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Chinese company creates 'kissing machine' to keep people 'in touch' online, gets over 20,000 orders

Image via @Reuters / Twitter (screenshot)

A Chinese start-up company has developed a kissing machine device called "Long Lost Touch," coupled with an application that the company says was inspired by lockdown isolation and is an attempt to solve long-distance relationships.

As reported by Reuters, a plug-in for smartphones uses silicone lips to send motion data to sensors on the device, which mimics the received kiss to the other set of lips. The lips transmit sounds that are made by the partner and warm up slightly during the kiss, as well. It is also available in different colors.

A set of two lips must be paired together.

The Beijing company named Siweifushe says it has already sold over 3,000 devices, with 20,000 orders since its launch, a period of just a few months between January and March 2023.

Users are able to download kissing data submitted by other users, to mimic kissing a person who may not be the one the person is partnered to.

"WeChat or mobile enable phone calls and messages to be sent. It can communicate information using language. But it may not be able to offer feedback and communication on a sensory level," says Zhao Jianbao, founder of "Long Lost Touch."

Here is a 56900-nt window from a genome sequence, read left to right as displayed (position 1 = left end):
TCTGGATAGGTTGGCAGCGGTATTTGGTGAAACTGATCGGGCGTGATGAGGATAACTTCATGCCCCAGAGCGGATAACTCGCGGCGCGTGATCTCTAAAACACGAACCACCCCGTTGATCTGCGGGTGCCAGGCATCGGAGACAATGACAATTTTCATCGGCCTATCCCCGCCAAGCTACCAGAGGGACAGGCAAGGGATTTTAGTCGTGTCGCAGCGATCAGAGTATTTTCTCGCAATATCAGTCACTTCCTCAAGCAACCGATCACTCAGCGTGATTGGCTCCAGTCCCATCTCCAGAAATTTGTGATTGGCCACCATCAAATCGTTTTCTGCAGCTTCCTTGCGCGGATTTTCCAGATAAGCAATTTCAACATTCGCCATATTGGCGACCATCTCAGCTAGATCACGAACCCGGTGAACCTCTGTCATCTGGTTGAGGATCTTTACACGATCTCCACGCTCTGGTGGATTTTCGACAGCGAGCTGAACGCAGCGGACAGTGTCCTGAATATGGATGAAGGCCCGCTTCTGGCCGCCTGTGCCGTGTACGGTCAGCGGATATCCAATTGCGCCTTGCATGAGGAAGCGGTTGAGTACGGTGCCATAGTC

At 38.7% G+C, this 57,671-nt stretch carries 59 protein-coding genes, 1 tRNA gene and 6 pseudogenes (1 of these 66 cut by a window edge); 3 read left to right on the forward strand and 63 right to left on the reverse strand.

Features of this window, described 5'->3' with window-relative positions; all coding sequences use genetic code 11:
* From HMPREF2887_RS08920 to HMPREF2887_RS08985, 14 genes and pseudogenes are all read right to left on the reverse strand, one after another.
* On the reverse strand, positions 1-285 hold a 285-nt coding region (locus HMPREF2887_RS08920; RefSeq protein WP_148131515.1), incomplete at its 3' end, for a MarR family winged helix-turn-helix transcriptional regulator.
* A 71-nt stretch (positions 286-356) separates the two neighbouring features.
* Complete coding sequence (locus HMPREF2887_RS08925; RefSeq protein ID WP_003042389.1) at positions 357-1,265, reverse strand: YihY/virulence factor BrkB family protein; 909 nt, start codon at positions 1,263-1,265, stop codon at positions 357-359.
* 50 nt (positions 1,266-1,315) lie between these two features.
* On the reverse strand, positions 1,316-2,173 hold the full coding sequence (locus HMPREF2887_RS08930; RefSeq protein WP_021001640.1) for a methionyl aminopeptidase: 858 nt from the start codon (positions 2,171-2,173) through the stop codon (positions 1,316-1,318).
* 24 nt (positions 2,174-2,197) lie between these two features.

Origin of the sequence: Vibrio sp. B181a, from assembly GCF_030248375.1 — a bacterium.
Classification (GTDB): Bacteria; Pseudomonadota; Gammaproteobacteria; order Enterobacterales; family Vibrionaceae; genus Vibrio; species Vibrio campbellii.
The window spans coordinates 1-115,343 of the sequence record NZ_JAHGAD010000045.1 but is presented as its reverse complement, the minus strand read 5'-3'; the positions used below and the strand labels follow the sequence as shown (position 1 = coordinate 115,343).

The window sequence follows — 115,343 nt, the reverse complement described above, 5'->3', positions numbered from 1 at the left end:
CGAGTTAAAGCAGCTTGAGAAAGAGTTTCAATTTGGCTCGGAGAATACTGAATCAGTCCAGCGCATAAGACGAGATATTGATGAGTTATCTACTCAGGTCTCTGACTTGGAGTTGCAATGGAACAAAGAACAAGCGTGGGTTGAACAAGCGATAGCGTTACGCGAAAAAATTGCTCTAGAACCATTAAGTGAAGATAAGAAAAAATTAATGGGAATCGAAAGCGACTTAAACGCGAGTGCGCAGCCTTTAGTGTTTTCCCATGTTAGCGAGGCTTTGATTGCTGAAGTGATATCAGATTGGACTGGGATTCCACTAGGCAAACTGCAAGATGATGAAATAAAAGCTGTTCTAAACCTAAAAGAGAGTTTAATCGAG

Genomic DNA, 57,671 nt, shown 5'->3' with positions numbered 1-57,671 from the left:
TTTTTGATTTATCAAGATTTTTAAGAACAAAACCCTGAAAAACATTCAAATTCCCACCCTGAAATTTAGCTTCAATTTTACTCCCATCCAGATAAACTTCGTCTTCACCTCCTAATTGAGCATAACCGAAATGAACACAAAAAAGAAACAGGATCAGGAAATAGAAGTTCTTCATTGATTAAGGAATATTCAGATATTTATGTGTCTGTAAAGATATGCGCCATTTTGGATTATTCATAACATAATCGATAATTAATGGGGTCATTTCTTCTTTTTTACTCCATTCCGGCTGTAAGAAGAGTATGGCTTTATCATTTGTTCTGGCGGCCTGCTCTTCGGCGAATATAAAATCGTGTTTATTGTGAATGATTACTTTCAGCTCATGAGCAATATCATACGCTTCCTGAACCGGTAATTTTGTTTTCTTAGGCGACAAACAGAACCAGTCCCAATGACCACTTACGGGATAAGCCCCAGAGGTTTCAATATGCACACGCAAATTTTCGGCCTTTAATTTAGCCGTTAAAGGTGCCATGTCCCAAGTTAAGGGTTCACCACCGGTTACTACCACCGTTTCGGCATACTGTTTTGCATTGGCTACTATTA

"Technology is already evolving, and people are able to communicate and make phone calls online. I hope that our device can fulfill what's going on with getting in 'touch' online and make it better," the inventor added.

"I have a girlfriend. My girlfriend is also in Beijing, but she travels a lot," says Jing Zhiyuan, a customer.

"I think it can act as a flavoring agent when we can't see each other," he explained.

However, a woman Huang had a different view about the product when asked, saying "I think it won't help, and I think it's really perverted to buy this kind of thing."

Perhaps shockingly, this is not the first kissing device to come out of East Asia. In 2011, the "Kiss Transmission Device" was invented. The device made by Tokyo's University of Electro-Communications posted a video of the product, which has over 2.7 million views to date.

In 2016, Malaysia's Imagineering Institute invented the "Kissinger," a similar product to the 2023 device, but without a set of lips.

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